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Equinox and Solstice—What’s The Difference?

We hear the words "equinox" and "solstice" at the turn of each season. But what exactly do these words mean? Are they the same thing? We explain.

Solstice. Equinox. These are words that we hear at the start of each season. In 2019, we greeted spring on March 20th with the arrival of the vernal equinox and on December 21st we welcome winter with the arrival of the solstice. But aside from marking the transition from one season to the next, what exactly do these words mean? Is there a difference between equinox and solstice?

To understand better, keep in mind that Earth is like a top and spins (or rotates) from west to east, making one complete rotation in just under 24 hours. But the axis of our planetary top is not oriented straight up and down, but rather it’s tilted by an angle of 23.5°. And when we combine that tilt with Earth’s rotation around the Sun, it serves to provide us with noticeable variations in the length of the amount of daylight as well as a change in temperature during the course of the year.

Seasons According to Astronomy

Seasons are explained by astronomers. As an artifact of our global tilt, and as the Earth moves around the Sun once every year, the Sun shines sometimes more on the Northern Hemisphere (our summer) and sometimes more on the Southern Hemisphere (our winter). And between each of these two extremes, there comes a time when the Sun is shining on all parts of our globe in equal amounts for a whole day: the equinoxes.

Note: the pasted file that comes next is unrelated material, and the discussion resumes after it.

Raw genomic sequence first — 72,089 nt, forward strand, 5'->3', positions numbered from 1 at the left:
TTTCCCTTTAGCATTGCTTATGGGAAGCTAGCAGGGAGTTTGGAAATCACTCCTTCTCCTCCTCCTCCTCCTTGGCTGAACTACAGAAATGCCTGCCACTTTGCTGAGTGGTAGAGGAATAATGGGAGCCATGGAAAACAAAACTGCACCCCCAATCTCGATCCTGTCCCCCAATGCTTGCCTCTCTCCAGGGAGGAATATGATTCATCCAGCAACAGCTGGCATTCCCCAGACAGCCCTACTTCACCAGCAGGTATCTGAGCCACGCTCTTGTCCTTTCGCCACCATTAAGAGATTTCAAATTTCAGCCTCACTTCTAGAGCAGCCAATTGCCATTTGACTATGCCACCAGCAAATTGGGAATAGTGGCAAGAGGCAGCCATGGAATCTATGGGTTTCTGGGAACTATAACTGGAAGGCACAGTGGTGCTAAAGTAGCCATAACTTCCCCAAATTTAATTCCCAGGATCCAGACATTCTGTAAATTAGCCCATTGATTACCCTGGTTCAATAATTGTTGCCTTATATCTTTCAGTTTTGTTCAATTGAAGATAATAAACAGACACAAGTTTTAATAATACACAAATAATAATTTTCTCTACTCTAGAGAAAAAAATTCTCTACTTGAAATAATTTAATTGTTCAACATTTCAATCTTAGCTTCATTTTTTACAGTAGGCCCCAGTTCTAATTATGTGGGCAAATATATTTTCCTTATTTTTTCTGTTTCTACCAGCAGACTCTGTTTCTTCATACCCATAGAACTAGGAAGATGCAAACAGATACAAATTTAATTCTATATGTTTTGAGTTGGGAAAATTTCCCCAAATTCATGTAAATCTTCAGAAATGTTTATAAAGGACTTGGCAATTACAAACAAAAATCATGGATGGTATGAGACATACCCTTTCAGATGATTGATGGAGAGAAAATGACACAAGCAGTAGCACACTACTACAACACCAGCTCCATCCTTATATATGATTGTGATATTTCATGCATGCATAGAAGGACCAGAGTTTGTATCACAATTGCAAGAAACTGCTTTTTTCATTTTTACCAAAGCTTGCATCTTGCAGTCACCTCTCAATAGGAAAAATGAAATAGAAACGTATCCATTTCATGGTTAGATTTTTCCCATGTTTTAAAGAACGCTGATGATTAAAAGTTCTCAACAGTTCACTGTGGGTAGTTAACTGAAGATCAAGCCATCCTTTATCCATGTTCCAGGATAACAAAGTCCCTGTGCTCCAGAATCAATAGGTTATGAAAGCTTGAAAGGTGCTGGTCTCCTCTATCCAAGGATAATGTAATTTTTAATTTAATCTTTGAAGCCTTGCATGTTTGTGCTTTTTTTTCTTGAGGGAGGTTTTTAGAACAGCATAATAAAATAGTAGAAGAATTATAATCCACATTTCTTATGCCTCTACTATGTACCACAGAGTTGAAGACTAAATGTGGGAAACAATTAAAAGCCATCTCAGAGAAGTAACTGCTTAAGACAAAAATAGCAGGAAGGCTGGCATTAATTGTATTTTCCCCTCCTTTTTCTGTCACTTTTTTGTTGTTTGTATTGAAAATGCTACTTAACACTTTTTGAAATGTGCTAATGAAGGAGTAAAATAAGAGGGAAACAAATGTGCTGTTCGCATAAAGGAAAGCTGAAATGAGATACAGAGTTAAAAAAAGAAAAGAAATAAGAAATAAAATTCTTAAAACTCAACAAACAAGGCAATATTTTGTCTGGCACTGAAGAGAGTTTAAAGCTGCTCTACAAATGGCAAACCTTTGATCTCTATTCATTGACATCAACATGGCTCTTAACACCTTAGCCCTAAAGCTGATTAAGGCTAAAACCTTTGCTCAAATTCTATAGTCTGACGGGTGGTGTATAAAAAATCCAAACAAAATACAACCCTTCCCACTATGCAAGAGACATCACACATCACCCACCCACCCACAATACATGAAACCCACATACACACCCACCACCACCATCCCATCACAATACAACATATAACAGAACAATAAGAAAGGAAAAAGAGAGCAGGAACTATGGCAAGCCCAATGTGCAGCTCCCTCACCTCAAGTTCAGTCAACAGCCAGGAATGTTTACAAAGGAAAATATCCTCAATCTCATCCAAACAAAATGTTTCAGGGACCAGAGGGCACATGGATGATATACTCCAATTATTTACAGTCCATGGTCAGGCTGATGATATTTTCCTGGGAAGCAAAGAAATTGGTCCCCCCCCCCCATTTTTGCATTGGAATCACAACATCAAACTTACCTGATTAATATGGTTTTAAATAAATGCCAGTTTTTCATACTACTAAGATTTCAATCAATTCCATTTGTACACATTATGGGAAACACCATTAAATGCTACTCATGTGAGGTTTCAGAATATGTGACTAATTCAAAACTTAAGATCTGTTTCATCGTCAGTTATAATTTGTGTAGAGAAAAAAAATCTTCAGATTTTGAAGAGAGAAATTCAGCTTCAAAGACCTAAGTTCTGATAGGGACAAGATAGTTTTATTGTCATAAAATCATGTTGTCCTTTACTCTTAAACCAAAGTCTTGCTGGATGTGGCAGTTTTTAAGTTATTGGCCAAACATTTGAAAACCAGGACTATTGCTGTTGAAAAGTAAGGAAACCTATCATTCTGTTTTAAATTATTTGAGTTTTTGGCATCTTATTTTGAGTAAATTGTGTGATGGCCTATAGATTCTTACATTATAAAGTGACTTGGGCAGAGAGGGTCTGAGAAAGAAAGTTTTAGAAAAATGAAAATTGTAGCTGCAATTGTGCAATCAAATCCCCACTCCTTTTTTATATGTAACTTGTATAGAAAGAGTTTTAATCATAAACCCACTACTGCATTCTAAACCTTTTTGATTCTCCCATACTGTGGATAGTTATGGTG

From here on Earth, it appears to us—just as it appeared to people even before the dawn of history—that the position of the midday Sun moves in the sky. On the first day of summer (the summer solstice) here in the Northern Hemisphere, the noon Sun appears high in the sky. It rises about eight hours before noon and sets about eight hours after noon. Correspondingly, our weather turns warm.  At the vernal and autumnal equinoxes, the Sun is in the sky for approximately 12 hours. But on the first day of winter (the winter solstice), the Sun is in our sky for a total of only about 8 or 9 hours and it appears very low in the sky at noon. Consequently, we get cold from so little exposure to the Sun.

The direct rays of the Sun migrate across our globe on a daily basis. For one half of the year, the Sun appears to migrate north and for the other half of the year, the Sun appears to migrate south.


On two days of the year, the Sun’s migration appears to come to a halt, and then it switches direction. Those two days are the solstice days (We call them “solstice” based on the Latin derivation solstitium, which literally means “Sun stopped” or “Sun stationary”). The summer solstice happens in late June—23.5° north of the equator—called the Tropic of Cancer, and the winter solstice happens in late December—23.5° south of the equator—called the Tropic of Capricorn.

equinox and solstice - image of summer and winter solstices